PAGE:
In 2014, Mascot Label Group's Provogue Records reissued multiple titles from Trout's career, presented a career spanning documentary, and released an official biography Rescued From Reality - The Life and Times of Walter Trout. Co-written with British music journalist Henry Yates, the manuscript features previously untold stories, and is packed with rare photographs from the Trout's personal archive. It documents an initially blissful childhood, shattered by divorce, abuse, and violence. As the story unfolds, it leads us through Walter’s life of heartache, poverty, living on the street and being “the only white guy” struggling in famous blues bands in LA in the late 1970’s. Walter reflects on his time in the 1980’s when nobody cared to hear the blues, to being “discovered” and having long-time gigs as a hard-playing and hard-drinking and drugging globetrotting sideman with Canned Heat and John Mayall. The book chronicles how Walter eventually became drug-free, broke out on his own and embarked on a solo career in 1989.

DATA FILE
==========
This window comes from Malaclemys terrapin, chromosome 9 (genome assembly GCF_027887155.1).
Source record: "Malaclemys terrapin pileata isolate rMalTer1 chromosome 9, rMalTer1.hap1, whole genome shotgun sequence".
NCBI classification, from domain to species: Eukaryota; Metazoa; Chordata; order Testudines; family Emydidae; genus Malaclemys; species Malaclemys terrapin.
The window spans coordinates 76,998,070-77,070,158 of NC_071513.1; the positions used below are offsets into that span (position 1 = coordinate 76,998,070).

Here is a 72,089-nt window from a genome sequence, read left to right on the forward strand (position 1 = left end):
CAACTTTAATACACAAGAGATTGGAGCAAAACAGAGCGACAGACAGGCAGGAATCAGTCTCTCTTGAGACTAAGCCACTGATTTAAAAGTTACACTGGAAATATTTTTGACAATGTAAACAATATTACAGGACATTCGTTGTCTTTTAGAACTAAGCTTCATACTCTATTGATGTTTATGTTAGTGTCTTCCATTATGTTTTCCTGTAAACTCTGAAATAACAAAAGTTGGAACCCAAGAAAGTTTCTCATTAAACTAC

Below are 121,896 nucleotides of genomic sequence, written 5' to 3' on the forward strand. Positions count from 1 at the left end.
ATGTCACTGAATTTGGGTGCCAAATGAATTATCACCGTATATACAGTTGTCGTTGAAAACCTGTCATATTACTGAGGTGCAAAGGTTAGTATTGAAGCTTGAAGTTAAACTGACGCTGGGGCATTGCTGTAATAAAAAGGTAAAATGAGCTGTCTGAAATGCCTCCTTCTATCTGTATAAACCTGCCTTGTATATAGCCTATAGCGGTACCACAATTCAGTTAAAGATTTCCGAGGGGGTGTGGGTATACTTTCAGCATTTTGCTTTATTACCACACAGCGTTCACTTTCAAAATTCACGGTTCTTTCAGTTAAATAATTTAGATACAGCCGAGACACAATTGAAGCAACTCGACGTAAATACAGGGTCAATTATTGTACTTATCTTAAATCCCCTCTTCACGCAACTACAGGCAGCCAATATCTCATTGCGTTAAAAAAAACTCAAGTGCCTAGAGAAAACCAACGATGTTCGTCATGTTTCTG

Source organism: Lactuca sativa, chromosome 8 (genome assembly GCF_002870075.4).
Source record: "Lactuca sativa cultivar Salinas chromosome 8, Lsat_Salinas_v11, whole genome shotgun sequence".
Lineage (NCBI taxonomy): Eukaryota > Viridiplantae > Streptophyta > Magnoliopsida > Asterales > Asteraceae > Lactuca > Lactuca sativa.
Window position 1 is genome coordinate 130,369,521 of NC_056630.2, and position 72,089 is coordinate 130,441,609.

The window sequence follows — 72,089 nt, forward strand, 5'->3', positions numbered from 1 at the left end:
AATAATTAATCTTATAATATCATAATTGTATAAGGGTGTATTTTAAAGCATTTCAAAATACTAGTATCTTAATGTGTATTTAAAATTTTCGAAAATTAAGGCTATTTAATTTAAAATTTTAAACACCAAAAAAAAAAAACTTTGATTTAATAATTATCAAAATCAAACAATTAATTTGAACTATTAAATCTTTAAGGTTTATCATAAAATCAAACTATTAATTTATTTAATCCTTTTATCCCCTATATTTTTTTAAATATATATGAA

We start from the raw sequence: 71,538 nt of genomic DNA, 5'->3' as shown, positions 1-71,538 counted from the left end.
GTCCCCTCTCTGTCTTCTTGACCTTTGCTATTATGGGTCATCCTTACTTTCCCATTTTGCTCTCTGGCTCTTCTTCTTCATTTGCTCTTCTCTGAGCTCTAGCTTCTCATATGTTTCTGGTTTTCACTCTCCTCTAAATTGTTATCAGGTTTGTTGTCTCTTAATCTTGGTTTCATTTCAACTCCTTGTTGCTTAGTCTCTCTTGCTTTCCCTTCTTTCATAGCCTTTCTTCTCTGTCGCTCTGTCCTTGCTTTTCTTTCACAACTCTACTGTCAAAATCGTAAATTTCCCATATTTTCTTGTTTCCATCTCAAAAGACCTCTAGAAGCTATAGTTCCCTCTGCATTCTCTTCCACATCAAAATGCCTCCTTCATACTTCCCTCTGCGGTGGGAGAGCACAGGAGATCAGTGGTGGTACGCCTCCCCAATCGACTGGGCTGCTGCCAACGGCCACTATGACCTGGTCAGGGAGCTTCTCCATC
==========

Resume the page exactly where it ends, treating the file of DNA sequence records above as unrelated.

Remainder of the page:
Rewind to the mid-Sixties, and he was put on his path by an older brother with a habit of blasting the family home in New Jersey with seminal blues-rock platters from Paul Butterfield’s 1965 debut to John Mayall’s seismic Bluesbreakers with Eric Clapton. “He brought home John Mayall, and told me, ‘You gotta hear this guy!’” reflects the 62-year-old guitarist, who was soon inspired to buy his first Gibson Les Paul while on a day trip to Philadelphia. “I have fond memories of all those records. I still listen to them.”
Local bands never got the breaks, and in 1973, Trout made the death-or-glory move to LA, where he slept on couches and scrabbled for work. “I came out here and it was a overwhelming thing,” he says, “because I didn’t know anybody. I just started going around to clubs where there were bands playing and asked if I could sit in. My first gig, I was stand-up lead singer in a country band, singing Merle Haggard tunes. And with my third paycheque, I went and bought that Strat that’s still on the cover of all my CDs.”
In a city of Hicksville hopefuls, Trout’s ferocious talent on lead guitar and gift-of-the-gab soon marked him out. “I went to a party and that’s where I met Jesse Ed Davis, who was the first really famous guy I played with,” he remembers, of the sideman era that also saw him work alongside Big Mama Thornton, Lowell Fulson and Joe Tex. “I just weasled my way into his band, and I was with Jessie for two years.